Following Music Row Rejection, Walker Hayes Created A DIY Studio


Many decades ago, producer and songwriter Shane McAnally fulfilled Walker Hayes, a country singer from Alabama who was struggling to discover a hit while signed to Capitol Records Nashville.

“He had a song or two who hadn’t worked and they were like, ‘We just need a hit,'” said McAnally, who’d composed No. 1 tunes with Sam Hunt, Miranda Lambert and Kenny Chesney. “There’s nothing organic or fair about telling somebody which you need a hit.”

Hayes, who had a wife and six kids, left Capitol after his album fizzled without a radio success and also chose a side job at Costco to pay the bills. He kept returning to some 160-square-foot storage shed behind his publisher’s Music Row office, in which he put up a DIY studio with a classic version of Pro Tools, a keyboard and a guitar.

“You end up writing the facts, since it is like, ‘ I ai not writing for anyone but myself anyway,'” said Hayes, 37, as he sat in the storage shed called The Shack. “The delivery, the style, the beats, and I’m am going to make it all. I couldn’t employ a ring. So I was making a lot of the stuff within this shack. Beating on the table, shaking that shaker, whistling. And actually just having fun making music I simply loved it.”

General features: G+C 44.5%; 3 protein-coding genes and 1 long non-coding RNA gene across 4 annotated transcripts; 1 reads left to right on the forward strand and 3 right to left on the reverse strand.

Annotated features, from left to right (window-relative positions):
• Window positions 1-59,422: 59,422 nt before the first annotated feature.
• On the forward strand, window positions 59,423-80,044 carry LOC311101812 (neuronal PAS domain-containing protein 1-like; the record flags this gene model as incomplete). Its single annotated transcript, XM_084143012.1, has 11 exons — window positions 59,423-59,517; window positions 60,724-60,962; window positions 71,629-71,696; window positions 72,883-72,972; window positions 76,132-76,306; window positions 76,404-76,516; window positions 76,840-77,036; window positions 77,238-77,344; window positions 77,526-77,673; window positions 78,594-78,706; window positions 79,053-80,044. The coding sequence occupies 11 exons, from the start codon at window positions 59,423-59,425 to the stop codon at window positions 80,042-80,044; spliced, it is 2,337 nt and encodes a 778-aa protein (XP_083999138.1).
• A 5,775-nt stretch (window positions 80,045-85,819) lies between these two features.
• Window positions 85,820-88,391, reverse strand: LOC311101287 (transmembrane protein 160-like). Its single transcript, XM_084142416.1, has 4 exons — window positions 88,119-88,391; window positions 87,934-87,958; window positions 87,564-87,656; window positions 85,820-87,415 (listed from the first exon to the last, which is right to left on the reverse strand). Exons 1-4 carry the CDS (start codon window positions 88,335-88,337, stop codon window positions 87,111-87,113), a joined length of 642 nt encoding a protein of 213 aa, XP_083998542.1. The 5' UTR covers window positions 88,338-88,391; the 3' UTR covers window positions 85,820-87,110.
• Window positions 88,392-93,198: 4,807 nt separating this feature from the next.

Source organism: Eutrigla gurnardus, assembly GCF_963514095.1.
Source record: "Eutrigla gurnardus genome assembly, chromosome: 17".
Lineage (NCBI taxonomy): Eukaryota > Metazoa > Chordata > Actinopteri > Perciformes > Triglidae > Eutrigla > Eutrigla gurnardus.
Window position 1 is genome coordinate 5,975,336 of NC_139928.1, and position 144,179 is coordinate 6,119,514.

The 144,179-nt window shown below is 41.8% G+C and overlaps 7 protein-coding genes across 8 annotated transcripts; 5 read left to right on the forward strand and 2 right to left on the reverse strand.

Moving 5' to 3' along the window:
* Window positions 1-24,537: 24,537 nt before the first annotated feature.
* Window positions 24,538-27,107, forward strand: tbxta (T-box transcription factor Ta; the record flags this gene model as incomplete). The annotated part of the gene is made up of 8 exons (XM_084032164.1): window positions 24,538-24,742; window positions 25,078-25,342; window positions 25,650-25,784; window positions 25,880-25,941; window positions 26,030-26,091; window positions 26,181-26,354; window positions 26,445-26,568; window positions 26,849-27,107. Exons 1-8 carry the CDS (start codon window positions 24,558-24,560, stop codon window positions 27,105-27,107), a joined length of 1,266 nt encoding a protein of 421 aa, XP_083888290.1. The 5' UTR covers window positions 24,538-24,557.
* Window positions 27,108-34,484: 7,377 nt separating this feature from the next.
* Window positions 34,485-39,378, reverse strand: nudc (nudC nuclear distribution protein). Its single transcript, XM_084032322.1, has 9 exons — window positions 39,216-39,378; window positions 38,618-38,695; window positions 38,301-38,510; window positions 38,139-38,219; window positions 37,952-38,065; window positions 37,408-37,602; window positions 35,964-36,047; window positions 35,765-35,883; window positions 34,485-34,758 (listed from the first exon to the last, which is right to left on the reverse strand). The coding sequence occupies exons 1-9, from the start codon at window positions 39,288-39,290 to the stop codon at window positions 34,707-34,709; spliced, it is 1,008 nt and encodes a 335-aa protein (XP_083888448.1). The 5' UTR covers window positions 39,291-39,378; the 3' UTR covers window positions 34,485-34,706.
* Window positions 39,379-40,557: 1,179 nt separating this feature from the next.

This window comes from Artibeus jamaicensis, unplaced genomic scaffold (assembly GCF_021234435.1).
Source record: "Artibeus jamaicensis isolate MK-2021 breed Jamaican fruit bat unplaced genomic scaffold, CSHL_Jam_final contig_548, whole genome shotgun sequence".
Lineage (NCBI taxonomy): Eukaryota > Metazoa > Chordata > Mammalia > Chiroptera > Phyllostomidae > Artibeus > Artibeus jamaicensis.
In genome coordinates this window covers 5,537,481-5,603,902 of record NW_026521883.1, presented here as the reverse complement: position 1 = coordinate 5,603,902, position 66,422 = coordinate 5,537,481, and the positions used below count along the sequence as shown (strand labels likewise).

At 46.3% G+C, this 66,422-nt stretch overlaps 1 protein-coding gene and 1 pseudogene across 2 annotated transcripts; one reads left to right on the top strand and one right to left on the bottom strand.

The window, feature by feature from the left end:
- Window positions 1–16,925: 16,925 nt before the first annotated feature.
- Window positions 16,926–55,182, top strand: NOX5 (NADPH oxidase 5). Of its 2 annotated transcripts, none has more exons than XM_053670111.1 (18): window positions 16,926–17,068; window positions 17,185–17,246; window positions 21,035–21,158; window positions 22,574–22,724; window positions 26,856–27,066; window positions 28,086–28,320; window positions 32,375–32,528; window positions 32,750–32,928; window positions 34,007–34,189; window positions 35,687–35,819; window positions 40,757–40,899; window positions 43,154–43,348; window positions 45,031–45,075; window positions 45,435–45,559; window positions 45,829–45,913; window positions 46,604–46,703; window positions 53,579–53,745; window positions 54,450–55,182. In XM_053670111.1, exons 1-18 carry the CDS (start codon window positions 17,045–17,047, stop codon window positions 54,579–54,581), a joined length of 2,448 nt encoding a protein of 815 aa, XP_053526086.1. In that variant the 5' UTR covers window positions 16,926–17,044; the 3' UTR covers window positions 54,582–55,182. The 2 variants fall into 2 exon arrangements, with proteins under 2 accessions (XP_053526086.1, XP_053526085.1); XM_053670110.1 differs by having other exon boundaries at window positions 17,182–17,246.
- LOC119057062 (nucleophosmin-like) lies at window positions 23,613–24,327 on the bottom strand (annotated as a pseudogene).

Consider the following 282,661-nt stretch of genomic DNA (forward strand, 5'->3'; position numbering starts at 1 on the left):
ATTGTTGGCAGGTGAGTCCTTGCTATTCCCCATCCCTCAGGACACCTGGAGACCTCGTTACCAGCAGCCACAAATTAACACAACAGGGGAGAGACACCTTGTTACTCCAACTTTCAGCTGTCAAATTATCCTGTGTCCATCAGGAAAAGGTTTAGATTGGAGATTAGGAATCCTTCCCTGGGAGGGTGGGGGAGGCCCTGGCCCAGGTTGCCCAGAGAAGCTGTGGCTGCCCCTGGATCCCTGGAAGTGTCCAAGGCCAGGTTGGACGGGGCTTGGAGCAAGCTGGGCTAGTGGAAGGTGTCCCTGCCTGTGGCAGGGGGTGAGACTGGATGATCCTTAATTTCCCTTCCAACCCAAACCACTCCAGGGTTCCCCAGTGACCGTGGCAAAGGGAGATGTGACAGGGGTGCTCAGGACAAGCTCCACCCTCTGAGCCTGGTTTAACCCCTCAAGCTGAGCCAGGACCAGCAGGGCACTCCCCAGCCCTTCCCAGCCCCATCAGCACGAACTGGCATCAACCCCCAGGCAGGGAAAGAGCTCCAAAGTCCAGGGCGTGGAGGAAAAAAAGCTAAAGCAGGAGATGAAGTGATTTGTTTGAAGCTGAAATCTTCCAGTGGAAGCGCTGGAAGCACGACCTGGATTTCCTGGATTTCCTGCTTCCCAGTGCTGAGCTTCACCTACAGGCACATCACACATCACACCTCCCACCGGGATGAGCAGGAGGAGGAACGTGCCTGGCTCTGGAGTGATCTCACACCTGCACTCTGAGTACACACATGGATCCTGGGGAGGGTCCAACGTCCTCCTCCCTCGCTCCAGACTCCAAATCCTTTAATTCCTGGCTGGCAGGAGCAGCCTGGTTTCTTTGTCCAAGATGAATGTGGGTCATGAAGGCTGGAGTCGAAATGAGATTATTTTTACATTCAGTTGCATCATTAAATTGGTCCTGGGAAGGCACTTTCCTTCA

Hayes went back into McAnally two decades back with a lot of new tunes which were conversational, highly private and sung like an Ed Sheeran track. McAnally said no other country artist felt comfortable playing Hayes’ tunes, which immediately raised a flag in his head.

“What I am always drawn to is an artist who has tunes that nobody else could do,” McAnally said.

Currently Hayes has been signed to Monument Records, a historic country tag dating back into the ’50s which was relaunched by Sony this season and headed by McAnally and Jason Owen. His first single, “You Broke Up with Me,” has pushed into the Top 15 on the Billboard Hot Country Songs chart, fueled by powerful digital song sales. His newest album “boom.” Premiered Dec. 8.

The single is not too much different from the demo version he left from The Shack, finish with his co-writers chattering to each other in the background as he listed a guitar riff along with beatboxed the rhythm.

Hayes doesn’t compose with much bravado, preferring the humor and striking honesty of a dad of six kids with another baby on the way. He sings about shooting his children to shop at the dollar store and the time that a guy from his church gave his household a minivan. He writes about quitting drinking but maintaining that one last beer bottle in the refrigerator.

Country artists such as Sam Hunt and Thomas Rhett have opened up the door to Hayes, who finds more inspiration in loops and beats compared to twangy guitars.

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“Growing up all I cared about in a song, before I actually listened to lyrics, ” was the beat,” Hayes said. “I did not need a pickup with sand tires. I wanted an old blazer together with as many speakers in the back as I can afford. I’d even steal them out of my brother’s car and package them. I recall sitting in a parking lot and then turning my radio up and walking down the road to observe just how far you could feel it.”